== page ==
National Arhar pinches, this time for farmers! Arhar farmers are in dire situation, with prices in mandi below the MSP and half that of last year, there is over production, and lowering of demand. It is not clear if the suggestion here of lifting export ban is useful at all for farmers, but there is no doubt that government REALLY needs to wake up and take steps to ensure timely procurement and prices for farmers. It is also so important that arhat economy is sustained for farmers as that will also lead towards better water and soil management, in addition to sustained availability of daal, protein for the poor. Unfortunately there is no sign that govt would wake up. Please share and spread the word. 


Rajasthan Govt exempts electricity duty for rooftop solar The state government has exempted electricity duty of 40 paise per unit for rooftop solar and captive units. The decision is expected to help Rajasthan reach closer to 2300 MW rooftop solar capacity by 2022, a target given to it by the Centre. The duty cut is expected to have a positive impact on the new capacity lined up. The state already has an installed rooftop capacity of 47 MW. Good step by Rajasthan. 


India-China Dragon looks to play Bangladesh against India According to the Global Times, an organ of the Communist Party of China, It is understandable that India may want to reach a deal with China over the construction of dams and the sharing of hydrological data, but Bangladesh should also enjoy similar rights to protect its own interests against India. This is the key message.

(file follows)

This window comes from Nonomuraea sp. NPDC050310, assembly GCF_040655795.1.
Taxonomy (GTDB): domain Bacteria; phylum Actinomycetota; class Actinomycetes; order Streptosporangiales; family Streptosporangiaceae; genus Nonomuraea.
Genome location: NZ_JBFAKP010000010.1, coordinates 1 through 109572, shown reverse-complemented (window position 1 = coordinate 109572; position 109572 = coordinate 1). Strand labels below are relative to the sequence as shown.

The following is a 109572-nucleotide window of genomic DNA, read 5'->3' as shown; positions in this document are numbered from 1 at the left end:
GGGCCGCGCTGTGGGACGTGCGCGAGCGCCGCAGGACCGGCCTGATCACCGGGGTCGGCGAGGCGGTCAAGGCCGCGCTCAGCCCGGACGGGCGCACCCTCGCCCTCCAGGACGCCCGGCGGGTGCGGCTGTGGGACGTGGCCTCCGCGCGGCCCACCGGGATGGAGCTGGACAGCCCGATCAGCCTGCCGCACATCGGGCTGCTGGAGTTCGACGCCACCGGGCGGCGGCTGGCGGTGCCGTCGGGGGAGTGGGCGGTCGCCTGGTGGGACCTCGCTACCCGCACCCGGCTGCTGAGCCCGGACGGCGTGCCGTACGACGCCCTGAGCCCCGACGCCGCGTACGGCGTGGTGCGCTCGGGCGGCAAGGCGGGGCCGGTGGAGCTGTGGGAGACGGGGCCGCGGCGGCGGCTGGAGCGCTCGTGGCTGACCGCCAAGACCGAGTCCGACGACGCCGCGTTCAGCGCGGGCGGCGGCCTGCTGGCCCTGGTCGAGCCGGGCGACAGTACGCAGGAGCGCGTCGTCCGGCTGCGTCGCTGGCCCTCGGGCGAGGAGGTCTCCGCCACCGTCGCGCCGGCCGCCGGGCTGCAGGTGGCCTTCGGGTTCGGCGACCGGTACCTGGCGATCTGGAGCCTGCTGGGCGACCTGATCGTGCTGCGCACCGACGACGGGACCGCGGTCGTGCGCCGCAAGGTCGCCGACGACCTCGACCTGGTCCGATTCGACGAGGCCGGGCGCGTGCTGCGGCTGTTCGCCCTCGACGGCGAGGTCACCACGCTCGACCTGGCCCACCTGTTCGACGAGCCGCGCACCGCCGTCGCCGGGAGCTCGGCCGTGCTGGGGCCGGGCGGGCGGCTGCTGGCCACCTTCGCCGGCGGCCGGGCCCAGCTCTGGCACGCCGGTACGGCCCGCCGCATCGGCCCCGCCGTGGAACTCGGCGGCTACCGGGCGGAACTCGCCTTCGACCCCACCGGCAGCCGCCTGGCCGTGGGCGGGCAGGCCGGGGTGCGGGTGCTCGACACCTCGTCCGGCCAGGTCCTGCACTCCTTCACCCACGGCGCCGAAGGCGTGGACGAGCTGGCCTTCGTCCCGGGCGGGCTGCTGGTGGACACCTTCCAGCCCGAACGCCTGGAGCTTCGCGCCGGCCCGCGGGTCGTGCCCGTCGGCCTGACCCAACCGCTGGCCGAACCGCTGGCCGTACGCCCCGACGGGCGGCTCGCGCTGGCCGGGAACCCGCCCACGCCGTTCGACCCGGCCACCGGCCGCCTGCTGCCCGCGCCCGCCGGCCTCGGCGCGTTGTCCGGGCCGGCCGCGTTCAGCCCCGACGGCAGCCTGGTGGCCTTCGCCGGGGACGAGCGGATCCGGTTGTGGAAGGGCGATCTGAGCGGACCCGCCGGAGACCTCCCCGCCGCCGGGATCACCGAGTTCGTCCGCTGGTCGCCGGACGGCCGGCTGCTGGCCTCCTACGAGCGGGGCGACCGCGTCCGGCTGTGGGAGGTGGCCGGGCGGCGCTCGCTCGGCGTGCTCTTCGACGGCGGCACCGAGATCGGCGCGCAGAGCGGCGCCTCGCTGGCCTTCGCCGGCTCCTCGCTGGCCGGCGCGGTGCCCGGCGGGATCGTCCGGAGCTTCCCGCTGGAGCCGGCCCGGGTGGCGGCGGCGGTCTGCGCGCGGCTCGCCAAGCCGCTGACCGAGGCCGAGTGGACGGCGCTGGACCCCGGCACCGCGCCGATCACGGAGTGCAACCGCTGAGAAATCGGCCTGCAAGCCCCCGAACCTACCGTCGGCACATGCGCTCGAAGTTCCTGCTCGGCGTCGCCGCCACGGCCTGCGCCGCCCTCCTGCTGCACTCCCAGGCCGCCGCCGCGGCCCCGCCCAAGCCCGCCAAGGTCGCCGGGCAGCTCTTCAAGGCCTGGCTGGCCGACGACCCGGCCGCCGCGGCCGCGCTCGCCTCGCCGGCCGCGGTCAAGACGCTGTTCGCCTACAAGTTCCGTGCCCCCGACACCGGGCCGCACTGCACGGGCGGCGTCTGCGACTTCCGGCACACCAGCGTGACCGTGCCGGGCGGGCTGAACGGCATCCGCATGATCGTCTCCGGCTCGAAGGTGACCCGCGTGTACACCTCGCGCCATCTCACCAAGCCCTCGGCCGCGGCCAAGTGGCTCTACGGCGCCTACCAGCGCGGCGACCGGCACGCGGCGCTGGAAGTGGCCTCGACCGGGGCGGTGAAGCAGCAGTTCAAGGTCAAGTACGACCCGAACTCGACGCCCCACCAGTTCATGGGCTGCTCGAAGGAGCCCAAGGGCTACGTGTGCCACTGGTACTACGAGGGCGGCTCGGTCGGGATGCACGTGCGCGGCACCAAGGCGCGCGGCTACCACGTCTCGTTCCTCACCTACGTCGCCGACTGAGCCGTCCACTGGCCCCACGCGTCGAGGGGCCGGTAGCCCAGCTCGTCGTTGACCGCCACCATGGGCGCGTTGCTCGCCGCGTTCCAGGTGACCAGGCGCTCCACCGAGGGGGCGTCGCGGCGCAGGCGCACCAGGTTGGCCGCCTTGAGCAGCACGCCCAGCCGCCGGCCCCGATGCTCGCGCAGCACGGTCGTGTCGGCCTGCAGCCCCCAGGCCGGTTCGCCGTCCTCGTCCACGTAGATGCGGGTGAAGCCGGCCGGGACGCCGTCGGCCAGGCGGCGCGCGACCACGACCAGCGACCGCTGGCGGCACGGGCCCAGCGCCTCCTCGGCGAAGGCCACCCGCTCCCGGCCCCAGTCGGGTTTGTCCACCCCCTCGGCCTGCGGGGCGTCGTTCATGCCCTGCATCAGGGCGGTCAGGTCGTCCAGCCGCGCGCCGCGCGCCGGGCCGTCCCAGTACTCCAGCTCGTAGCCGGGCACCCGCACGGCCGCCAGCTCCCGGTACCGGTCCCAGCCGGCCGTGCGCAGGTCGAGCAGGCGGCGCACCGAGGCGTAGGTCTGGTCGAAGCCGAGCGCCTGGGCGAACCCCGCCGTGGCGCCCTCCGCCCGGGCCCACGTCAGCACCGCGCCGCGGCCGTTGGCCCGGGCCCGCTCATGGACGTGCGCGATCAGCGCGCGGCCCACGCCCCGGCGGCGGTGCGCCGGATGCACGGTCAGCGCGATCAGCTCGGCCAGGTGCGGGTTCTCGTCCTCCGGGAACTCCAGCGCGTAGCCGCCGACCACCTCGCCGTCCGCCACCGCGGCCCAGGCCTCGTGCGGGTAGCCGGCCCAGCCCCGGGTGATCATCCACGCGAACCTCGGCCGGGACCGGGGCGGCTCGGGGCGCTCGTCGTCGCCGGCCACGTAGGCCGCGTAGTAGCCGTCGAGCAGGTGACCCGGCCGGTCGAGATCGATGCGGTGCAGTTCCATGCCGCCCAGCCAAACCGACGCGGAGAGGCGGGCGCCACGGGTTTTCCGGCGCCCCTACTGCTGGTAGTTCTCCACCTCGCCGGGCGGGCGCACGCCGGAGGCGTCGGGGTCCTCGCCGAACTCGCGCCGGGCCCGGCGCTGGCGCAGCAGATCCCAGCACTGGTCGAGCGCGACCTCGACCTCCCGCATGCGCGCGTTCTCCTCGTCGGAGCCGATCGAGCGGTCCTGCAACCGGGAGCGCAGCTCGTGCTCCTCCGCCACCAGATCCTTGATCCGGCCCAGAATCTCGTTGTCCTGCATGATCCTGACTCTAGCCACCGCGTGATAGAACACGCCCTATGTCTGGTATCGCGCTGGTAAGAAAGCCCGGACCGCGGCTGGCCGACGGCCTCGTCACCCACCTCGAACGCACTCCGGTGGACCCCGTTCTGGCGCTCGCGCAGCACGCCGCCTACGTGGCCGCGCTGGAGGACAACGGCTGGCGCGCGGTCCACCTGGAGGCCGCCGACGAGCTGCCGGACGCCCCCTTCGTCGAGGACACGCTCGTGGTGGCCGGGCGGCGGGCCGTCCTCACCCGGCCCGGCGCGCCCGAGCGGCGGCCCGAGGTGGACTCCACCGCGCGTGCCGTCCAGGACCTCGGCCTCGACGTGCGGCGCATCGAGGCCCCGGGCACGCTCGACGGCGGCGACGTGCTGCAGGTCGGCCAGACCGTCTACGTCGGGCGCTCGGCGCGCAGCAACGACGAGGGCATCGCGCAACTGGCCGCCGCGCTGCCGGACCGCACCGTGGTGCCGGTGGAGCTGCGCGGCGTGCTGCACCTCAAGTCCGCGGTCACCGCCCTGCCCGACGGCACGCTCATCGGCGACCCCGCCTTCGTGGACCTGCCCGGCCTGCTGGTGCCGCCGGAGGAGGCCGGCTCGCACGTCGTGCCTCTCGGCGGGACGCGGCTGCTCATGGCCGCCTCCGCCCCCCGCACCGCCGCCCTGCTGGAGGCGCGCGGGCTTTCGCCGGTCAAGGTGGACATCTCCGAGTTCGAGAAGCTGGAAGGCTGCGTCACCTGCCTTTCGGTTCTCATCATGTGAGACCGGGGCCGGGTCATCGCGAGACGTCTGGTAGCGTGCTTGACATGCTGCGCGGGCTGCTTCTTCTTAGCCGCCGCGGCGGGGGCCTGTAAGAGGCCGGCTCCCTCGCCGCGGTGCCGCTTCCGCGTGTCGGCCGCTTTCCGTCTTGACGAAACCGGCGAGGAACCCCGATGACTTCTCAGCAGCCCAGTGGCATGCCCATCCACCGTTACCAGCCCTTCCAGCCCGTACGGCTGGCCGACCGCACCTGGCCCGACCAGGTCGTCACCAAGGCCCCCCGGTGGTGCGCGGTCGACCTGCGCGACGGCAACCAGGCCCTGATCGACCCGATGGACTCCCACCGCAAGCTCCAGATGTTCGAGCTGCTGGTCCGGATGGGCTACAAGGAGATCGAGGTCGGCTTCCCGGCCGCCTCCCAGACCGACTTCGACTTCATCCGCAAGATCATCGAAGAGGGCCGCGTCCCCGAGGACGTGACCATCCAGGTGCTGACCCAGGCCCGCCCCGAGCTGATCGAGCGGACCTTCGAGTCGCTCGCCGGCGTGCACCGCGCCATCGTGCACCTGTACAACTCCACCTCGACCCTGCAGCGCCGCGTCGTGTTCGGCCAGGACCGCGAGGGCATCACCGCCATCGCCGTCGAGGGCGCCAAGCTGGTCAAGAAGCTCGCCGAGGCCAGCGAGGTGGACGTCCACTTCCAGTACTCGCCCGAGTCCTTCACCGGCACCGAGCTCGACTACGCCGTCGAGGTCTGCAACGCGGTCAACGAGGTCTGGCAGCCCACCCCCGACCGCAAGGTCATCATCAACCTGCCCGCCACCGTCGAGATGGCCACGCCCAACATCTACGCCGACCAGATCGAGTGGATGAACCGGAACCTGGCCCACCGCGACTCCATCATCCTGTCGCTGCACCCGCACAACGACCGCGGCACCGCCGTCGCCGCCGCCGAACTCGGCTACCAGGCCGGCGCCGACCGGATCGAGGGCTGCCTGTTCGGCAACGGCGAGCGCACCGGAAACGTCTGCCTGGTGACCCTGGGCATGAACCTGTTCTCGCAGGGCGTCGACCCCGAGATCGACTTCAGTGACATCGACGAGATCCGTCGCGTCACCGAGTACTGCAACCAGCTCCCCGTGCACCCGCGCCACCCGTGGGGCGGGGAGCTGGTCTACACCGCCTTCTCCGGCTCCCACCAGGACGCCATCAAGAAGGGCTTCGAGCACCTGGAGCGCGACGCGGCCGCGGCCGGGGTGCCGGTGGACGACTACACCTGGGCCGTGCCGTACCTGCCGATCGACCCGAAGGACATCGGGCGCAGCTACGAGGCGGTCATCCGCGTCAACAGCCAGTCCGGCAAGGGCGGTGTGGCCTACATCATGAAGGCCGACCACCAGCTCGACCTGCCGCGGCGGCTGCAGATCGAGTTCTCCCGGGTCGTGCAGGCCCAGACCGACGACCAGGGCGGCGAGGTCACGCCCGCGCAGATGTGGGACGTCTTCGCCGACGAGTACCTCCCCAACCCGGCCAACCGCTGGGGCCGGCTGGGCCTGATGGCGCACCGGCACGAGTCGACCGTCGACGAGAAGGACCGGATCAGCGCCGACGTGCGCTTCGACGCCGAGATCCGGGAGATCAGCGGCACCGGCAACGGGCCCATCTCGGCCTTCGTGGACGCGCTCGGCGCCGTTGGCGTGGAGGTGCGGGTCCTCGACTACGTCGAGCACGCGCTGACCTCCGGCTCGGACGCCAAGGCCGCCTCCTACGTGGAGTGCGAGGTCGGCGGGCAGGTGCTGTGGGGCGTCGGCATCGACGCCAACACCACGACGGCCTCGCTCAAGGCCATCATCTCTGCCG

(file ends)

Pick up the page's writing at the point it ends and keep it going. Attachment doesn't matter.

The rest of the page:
India-Bangladesh Ecology, livelihood under threat as Teesta loses flow Once mighty Teesta river has turned into a thin flow at the beginning of the dry season, thanks withdrawal to water from upstream in India. Livelihoods of a large number of boatmen, fishermen and farmers of the river basin villages in the district are under threat due to the situation.

India-Pakistan Pak objects to WB pausing processes Pakistan Finance Minister in a letter to World Bank President Jim Yong Kim on December 25, 2016 has objected to the decision of the World Bank to pause the process of appointing the dispute resolution mechanism as per the Indus Water Treaty (IWT). Pakistan has asked the World Bank to “fulfill its obligations” regarding the IWT as it objected to the body pausing two concurrent processes related to Indo-Pak dispute over Kishenganga and Ratle project. In response to Pak Minister’s letter, the WB President has called him to discuss IWT.

India-Nepal Pancheshwar DPR to be finalised next Feb Despite an agreement to expedite the much-delayed project during Indian PM Narendra Modi’s visit to Nepal in August 2014, the two govts have shown little interest in operationalizing it on the ground. Both of them have repeatedly missed key deadlines. The Indian govt has not sent its water resources secretary to the joint meeting of the PDA’s governing body twice in a row. Having missed several deadlines, India and Nepal give themselves fresh one of Feb 2017 to decide the DPR of 4800 MW Pancheshwar project. 



Global Fukushima radiation contaminated the entire Pacific Ocean The nuclear disaster has contaminated the world’s largest ocean in only five years and it’s still leaking 300 tons of radioactive waste every day. The worst is yet to come. Can any supporter of nuclear energy and arms claim that this won’t be repeated elsewhere? Is it worth that risk at all?